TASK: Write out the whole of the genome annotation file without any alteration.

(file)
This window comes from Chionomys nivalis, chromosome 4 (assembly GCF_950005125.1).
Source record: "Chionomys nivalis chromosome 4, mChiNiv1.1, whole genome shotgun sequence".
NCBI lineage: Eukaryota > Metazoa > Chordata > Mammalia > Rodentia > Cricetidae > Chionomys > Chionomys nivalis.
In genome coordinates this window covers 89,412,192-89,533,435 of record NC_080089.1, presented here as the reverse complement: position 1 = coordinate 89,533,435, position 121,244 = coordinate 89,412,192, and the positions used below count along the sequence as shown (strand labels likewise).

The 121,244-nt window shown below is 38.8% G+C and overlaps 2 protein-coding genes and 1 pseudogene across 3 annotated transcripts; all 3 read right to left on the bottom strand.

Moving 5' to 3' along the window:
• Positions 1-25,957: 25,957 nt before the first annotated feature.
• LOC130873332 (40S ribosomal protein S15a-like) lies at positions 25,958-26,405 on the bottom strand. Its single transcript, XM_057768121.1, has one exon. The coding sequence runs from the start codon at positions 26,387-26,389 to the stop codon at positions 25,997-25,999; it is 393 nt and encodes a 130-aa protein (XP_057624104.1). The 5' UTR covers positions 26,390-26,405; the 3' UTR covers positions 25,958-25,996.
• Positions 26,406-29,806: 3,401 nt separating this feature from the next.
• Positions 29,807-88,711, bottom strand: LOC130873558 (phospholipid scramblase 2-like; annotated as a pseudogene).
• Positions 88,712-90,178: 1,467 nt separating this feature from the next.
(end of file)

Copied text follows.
This window comes from Chionomys nivalis, chromosome 4 (assembly GCF_950005125.1).
Source record: "Chionomys nivalis chromosome 4, mChiNiv1.1, whole genome shotgun sequence".
NCBI lineage: Eukaryota > Metazoa > Chordata > Mammalia > Rodentia > Cricetidae > Chionomys > Chionomys nivalis.
In genome coordinates this window covers 89,412,192-89,533,435 of record NC_080089.1, presented here as the reverse complement: position 1 = coordinate 89,533,435, position 121,244 = coordinate 89,412,192, and the positions used below count along the sequence as shown (strand labels likewise).

The 121,244-nt window shown below is 38.8% G+C and overlaps 2 protein-coding genes and 1 pseudogene across 3 annotated transcripts; all 3 read right to left on the bottom strand.

Moving 5' to 3' along the window:
• Positions 1-25,957: 25,957 nt before the first annotated feature.
• LOC130873332 (40S ribosomal protein S15a-like) lies at positions 25,958-26,405 on the bottom strand. Its single transcript, XM_057768121.1, has one exon. The coding sequence runs from the start codon at positions 26,387-26,389 to the stop codon at positions 25,997-25,999; it is 393 nt and encodes a 130-aa protein (XP_057624104.1). The 5' UTR covers positions 26,390-26,405; the 3' UTR covers positions 25,958-25,996.
• Positions 26,406-29,806: 3,401 nt separating this feature from the next.
• Positions 29,807-88,711, bottom strand: LOC130873558 (phospholipid scramblase 2-like; annotated as a pseudogene).
• Positions 88,712-90,178: 1,467 nt separating this feature from the next.